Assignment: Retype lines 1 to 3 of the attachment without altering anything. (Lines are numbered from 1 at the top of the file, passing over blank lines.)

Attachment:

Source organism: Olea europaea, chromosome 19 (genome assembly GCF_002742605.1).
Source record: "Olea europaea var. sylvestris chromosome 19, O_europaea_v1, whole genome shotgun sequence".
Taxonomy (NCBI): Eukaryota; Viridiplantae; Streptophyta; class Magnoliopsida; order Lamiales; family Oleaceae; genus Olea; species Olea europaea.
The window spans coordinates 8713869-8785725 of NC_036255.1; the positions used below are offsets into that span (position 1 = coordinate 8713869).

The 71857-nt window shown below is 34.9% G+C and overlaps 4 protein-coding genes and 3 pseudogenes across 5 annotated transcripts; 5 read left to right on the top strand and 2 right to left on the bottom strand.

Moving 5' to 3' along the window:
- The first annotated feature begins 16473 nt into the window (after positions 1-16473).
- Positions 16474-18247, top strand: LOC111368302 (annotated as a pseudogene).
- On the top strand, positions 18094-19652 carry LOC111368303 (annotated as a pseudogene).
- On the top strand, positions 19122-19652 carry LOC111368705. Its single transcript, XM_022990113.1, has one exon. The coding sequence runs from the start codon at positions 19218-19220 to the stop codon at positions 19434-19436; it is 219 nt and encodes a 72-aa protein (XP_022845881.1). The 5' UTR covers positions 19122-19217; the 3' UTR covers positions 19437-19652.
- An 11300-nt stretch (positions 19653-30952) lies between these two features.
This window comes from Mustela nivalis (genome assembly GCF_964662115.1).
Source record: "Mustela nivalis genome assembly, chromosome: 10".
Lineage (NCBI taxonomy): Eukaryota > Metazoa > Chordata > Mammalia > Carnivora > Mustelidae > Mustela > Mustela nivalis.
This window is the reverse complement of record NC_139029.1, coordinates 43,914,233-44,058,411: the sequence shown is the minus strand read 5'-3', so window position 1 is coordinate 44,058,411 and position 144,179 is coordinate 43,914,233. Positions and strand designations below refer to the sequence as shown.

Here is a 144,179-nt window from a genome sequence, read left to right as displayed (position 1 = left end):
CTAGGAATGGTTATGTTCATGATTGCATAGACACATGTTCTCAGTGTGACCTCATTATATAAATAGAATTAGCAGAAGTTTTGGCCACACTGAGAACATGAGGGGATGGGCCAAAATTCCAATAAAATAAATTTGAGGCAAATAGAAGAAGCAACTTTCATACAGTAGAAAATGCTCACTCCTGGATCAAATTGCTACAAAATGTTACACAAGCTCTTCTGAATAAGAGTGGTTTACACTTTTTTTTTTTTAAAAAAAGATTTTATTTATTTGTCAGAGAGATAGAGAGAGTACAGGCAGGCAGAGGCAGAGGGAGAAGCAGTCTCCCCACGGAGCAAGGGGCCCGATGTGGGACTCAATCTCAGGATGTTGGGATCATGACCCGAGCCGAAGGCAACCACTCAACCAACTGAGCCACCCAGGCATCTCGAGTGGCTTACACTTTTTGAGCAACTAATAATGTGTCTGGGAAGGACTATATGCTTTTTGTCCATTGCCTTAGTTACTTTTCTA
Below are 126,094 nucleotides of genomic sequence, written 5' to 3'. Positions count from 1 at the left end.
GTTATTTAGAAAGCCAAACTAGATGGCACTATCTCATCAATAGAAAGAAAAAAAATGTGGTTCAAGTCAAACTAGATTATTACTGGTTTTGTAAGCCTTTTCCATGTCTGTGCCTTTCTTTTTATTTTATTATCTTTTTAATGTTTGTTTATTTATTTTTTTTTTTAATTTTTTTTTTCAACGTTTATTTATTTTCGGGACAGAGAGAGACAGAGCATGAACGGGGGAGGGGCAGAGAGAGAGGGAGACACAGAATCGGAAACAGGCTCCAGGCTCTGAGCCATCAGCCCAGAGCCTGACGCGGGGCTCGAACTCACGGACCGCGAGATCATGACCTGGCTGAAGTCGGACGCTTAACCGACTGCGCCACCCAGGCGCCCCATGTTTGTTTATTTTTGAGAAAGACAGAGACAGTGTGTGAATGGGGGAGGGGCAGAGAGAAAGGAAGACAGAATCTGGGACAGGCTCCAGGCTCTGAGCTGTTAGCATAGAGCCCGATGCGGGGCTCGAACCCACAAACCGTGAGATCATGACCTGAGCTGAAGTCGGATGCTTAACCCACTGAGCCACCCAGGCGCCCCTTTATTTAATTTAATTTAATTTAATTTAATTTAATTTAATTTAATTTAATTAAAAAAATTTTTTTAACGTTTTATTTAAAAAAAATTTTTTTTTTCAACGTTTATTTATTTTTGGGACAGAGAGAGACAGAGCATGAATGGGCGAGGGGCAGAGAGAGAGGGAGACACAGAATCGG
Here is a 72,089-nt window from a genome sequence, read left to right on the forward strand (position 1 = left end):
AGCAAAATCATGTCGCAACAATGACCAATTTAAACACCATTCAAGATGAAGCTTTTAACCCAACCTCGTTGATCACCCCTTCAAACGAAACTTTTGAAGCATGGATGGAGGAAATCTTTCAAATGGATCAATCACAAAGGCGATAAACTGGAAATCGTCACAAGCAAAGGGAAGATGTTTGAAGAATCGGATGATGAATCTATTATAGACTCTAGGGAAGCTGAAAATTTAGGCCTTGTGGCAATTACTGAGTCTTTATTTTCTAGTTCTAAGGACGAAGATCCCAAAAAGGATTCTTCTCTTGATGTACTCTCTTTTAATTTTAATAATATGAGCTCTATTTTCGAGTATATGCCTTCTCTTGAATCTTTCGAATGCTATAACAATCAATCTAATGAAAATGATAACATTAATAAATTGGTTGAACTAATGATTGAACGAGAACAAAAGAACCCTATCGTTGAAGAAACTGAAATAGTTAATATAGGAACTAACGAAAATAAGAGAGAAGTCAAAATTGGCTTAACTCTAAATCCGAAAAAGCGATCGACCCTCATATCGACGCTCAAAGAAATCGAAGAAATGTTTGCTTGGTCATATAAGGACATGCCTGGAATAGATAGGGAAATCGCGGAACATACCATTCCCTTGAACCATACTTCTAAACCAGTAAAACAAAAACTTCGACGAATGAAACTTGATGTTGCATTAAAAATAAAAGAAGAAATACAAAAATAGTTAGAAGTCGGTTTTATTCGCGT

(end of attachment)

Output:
Source organism: Olea europaea, chromosome 19 (genome assembly GCF_002742605.1).
Source record: "Olea europaea var. sylvestris chromosome 19, O_europaea_v1, whole genome shotgun sequence".
Taxonomy (NCBI): Eukaryota; Viridiplantae; Streptophyta; class Magnoliopsida; order Lamiales; family Oleaceae; genus Olea; species Olea europaea.